Blog & News

Join the PESGB 3Cs Branch next Thursday for drinks and discoveries offshore Africa!

Thu 19 January 2017

Category: Branches, Networking, Social

Thursday 26 January 2017, 6pm
Stable Bar, The Three Tuns, Henley-on-Thames

The New Finds of this Century in Offshore Northern and East Africa: Challenging the Paradigms
With Dr. Duncan MacGregor, MacGeology Ltd.

Prior to the discovery of the Tamar Field offshore Israel in 2009, the offshore margins extending from Guinea Bissau in Northwest Africa clockwise through to Mozambique in East Africa were regarded as one of the world’s largest exploration ‘graveyards’, with only small areas of success having being defined offshore Tunisia and west Libya and in the Nile Delta. Since then the region has seen a renaissance, placing it clearly as the world’s most successful recent exploration province, with some 250 Tcf (circa 43 Billion Barrels oil equivalent) discovered in the last seven years. In 2015, the two largest discoveries in the world came from this region. The figure below shows discoveries in the last 3 years, which includes for 2015, two of the three largest global discoveries at Zohr and Tortue. Note most of the Rovuma reserves were found prior to this.

fig-1

Figure 1 : African Frontier Discoveries in 2013-16 period

This talk looks at the regional geology that underpins the recent discoveries, including a review of the various petroleum systems and the exploration history leading to the major discoveries. Many aspects of the new plays have been unusual, for instance the largest trap in the Rovuma Basin (Figure 2) lies on the downthrown side of toe thrusts with a reservoir heavily influenced by contourite currents and updip of a kitchen in a currently active graben.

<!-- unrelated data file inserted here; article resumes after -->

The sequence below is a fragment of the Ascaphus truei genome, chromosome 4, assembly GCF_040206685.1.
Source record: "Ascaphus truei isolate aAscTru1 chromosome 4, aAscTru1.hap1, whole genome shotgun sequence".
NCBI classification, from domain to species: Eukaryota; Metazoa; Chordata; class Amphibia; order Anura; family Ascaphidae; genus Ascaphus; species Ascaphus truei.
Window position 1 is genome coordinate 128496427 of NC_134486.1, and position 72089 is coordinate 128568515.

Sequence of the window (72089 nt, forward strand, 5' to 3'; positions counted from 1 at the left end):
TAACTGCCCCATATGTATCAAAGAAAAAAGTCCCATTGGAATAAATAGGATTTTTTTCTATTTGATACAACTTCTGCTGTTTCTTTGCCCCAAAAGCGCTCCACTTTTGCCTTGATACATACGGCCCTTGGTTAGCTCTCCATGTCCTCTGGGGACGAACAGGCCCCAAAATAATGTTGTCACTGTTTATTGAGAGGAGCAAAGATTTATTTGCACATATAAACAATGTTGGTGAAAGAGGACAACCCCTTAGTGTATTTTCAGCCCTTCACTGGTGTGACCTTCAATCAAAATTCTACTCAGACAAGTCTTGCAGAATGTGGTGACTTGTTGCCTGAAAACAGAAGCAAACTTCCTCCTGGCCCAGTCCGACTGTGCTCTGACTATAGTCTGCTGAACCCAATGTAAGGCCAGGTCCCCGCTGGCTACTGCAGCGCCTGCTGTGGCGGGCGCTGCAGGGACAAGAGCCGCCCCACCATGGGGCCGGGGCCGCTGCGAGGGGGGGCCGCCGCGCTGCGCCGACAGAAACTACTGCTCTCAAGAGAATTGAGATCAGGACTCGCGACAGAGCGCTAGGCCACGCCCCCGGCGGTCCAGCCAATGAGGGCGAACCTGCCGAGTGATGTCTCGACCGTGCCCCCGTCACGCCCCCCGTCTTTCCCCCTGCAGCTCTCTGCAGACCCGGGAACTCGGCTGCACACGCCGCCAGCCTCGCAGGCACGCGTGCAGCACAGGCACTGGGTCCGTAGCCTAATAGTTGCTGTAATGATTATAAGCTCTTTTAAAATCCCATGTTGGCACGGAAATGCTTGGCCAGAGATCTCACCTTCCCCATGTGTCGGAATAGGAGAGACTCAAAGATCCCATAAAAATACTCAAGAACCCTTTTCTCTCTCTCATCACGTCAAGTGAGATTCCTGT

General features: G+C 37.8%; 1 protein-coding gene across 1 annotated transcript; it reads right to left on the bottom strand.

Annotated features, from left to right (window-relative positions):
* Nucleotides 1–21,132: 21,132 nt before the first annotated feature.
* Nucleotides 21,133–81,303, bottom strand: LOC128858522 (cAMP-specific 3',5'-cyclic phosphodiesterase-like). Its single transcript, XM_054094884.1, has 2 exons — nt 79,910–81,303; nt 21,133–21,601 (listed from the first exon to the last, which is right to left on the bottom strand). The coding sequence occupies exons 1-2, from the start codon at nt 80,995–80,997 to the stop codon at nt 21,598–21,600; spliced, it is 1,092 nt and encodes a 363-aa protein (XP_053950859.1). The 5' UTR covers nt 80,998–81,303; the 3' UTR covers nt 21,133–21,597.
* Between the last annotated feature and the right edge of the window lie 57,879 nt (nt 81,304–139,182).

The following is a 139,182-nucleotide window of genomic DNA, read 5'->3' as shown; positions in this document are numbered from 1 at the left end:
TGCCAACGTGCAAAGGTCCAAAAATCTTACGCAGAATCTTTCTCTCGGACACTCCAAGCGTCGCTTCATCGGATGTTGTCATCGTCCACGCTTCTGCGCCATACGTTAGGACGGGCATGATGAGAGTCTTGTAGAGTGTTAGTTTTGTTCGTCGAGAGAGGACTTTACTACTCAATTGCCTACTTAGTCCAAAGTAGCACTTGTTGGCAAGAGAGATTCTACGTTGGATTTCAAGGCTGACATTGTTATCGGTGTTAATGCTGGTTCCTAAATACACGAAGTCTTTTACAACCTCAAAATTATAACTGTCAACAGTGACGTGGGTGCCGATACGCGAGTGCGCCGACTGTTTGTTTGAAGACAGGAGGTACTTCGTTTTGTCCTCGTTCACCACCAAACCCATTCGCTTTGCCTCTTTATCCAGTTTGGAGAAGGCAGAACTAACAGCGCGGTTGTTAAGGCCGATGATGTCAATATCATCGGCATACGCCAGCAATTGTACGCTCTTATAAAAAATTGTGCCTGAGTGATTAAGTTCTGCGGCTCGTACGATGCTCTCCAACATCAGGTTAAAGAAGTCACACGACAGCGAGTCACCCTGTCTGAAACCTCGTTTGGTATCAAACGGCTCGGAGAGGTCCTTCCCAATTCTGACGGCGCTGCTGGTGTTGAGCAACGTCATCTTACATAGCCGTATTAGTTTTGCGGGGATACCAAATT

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Figure 2 : Play cross_section through the largest new petroleum province, the Rovuma Basin of Mozambique

Another somewhat unusual trap type found is the largest oil discovery at SNE in Senegal, which appears to largely a subcrop trap within unusually wide deep marine sands at the base of progrades (Figure 3). The largest global discovery in 2015 lay in a Miocene (and probably older) pinnacle reef at Zohr offshore Nile Cone, over a high trend bypassed by two major clastic lobes of the prodelta, within an area characterized by extreme lithological variations.

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Figure 3 : Play cross-section through the SNE discovery, Senegal

With the exception of the SNE discovery, the key question to be asked is ‘where is the oil?. One paradigm that seems to have been shattered is that heat flow should fall towards oceanic crust : instead geothermal gradients in excess of 40 deg C/km seem to be associated with many of the new discoveries close to the continent-ocean boundary. With so much gas now established, it will take a considerable time for markets to be found and almost all new ventures must now focus on liquids.  The margins still contain many frontier basins and plays which are reviewed on this basis. The key is likely to lie in mapping diminished overburdens to the deep Jurassic source rocks that are the probable sources to many of the discoveries.

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